H.R. Khanna, J.
(1) Dr. B. N. Sinha has challenged by means of this petition under Article 226 of the Constitution of India the election of Dr. Shanti Lal C. Sheth (respondent No. 5) as President of the Medical Council of India (hereinafter referred to as the Council). The other respondents in the petition are the Medical Council of India (respondent No. 1), the Union of India (respondent No. 2), Dr. Tuisi Das (respondent No. 3), Dr. P. K. Duraiswami Director General of Health Sr V. Patel (respondent No. 6) and Dr. R. M. Kasliwal (respondent No. 7).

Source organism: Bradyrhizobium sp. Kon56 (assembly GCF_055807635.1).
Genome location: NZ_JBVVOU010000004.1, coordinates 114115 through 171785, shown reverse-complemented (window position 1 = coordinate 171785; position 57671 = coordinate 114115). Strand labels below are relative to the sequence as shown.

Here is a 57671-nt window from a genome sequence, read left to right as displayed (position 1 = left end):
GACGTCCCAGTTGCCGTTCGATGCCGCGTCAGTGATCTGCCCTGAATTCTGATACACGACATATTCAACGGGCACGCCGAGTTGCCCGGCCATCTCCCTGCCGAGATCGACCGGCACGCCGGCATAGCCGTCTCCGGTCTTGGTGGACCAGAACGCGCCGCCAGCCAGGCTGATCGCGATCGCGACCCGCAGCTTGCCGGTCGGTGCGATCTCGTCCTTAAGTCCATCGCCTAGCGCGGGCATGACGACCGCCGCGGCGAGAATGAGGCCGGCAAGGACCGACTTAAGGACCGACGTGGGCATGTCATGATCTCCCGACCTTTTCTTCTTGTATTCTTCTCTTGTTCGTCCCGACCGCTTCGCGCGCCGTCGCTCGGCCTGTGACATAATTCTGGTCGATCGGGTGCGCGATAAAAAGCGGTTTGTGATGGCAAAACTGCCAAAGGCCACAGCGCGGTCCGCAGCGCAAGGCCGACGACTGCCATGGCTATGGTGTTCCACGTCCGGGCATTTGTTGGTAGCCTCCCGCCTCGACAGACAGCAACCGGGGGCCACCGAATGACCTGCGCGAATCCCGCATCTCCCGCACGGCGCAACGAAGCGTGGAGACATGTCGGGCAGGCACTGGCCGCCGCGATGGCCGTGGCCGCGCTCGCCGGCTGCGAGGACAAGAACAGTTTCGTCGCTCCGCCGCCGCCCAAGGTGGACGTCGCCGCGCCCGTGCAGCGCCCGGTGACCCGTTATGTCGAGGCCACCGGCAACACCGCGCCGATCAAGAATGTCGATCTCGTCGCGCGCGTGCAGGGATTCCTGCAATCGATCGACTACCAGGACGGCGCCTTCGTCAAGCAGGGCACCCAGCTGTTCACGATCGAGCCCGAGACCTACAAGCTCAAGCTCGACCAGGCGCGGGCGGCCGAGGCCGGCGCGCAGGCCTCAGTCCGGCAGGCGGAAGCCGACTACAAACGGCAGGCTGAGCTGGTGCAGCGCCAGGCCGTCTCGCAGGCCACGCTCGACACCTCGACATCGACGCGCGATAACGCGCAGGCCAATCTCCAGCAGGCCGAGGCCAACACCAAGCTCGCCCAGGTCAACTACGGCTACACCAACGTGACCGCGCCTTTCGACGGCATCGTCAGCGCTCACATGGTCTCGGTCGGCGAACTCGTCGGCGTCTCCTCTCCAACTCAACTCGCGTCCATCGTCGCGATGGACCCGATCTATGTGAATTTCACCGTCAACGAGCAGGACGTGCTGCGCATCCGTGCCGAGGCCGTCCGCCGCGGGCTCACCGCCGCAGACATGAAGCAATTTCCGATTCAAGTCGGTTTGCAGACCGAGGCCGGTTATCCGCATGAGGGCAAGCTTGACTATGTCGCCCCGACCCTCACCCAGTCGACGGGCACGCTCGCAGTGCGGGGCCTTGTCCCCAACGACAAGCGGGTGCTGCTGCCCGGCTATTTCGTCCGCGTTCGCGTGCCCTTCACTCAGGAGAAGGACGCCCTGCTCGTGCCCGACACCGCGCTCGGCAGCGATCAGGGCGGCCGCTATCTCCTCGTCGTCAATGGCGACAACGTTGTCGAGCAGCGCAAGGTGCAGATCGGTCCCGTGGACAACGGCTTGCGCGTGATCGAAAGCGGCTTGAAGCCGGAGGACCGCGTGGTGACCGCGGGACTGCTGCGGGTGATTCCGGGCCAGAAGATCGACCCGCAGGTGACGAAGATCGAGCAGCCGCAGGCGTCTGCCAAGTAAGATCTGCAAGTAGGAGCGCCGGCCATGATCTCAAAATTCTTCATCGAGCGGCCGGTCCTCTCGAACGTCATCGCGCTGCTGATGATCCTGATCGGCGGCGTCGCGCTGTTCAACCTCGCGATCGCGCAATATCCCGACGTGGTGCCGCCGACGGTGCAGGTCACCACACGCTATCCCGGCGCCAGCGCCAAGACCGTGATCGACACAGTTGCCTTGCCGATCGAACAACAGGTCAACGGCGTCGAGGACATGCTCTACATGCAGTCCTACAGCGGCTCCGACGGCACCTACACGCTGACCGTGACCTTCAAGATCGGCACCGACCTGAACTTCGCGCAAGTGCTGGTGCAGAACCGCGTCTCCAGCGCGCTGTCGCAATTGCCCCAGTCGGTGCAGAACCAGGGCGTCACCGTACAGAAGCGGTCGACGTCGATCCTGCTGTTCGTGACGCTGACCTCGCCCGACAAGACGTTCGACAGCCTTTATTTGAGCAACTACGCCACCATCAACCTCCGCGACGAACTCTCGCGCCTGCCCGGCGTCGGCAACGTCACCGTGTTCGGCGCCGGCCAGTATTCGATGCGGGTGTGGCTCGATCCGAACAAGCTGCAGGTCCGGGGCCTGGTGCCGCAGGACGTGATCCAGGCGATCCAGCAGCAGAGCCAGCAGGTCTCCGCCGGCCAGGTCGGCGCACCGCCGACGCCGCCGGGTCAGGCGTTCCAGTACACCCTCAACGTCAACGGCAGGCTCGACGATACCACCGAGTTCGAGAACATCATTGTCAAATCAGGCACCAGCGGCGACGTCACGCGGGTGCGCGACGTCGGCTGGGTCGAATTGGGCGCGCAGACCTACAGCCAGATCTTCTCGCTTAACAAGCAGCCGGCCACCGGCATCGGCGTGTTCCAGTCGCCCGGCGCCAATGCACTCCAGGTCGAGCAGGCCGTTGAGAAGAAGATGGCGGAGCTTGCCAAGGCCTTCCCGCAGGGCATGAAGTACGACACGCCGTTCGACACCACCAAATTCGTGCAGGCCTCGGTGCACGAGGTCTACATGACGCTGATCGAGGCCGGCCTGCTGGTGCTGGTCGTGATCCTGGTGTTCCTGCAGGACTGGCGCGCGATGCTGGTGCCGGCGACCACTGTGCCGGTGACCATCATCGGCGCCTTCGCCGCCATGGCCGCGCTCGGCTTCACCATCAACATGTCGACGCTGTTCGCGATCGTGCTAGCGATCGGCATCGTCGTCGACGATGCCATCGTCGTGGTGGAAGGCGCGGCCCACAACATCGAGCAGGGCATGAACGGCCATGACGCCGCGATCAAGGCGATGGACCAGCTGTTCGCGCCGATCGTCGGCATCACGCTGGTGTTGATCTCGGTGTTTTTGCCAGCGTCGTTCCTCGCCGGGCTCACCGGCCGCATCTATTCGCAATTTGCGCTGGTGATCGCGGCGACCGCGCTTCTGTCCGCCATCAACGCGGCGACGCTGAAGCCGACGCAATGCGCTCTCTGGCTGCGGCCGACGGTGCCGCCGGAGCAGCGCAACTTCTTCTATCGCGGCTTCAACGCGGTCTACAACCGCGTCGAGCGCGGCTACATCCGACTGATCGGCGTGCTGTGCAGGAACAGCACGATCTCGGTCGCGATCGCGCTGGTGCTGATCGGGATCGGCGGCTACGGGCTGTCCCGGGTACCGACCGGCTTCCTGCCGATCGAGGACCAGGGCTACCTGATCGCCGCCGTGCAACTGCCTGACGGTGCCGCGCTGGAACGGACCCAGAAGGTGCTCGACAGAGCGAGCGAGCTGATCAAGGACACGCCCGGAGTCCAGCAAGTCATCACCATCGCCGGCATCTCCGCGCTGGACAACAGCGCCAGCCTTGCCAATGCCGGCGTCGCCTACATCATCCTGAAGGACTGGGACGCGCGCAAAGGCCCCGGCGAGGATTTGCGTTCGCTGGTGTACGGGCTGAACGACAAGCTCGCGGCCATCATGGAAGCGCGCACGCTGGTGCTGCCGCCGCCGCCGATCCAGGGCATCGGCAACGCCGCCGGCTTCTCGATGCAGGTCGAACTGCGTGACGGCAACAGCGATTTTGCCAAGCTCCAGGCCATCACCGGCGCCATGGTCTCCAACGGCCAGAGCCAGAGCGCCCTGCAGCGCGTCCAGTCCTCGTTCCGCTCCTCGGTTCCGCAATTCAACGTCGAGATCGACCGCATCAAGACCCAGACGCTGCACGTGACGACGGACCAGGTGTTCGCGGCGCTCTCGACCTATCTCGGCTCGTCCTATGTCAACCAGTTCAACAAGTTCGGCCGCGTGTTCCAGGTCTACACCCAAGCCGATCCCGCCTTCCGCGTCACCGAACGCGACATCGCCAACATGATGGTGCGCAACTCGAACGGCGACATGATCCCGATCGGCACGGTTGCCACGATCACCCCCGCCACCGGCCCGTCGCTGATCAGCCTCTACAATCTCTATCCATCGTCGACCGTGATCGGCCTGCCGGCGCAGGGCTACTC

(2) The Council is a statutory body having been constituted under Section 3 of the Indian Medical Council Act, 1956 (102 of 1956) (hereinafter referred to as the Act). The Act replaced the Indian Medical Council Act of 1933. According to sub-section (1) of section 3 of Act 102 of 1956, the Central Government shall cause to be constituted a Council consisting of one member from each State and one member from each University. Provision is also made for the election of the members and their nomination by the Central Government. According to sub-section (2) of Section 3, the President and Vice President of the Council shall be elected by the members of the Council from amongst themselves. Sub-section (1) of Section 7 prescribes that the President and Vice-President of the Council shall hold office for a term nto exceeding beyond the expiry of his term as a member of the Council. According to subsection (2) of Section 7, subject to the provisions of the section, a member shall hold the office for a period of five years from the date of his nomination or election or until his successor shall have been duly nominated or elected, whichever was longer. Section 8 makes provision for the etings of the Council while Section 9 deals with the officers, committees and servants of the Council. Provision for the Executive Committee, consisting of the President, Vice-President and other members to be elected by the Council, is made in Section 10. It is also provided that the President and Vice-President shall be the President and Vice-President respectively of that committee. Section 33 of the Act empowers the Council to make regulations with the previous sanction of the Central Government to carry out the purposes of the Act. According to clauses (b) and (d) of that Section the regulations may inter alias provide for the summoning and holding of meetings of the Council, the conduct of business there at, and the powers and duties of the President and Vice-President.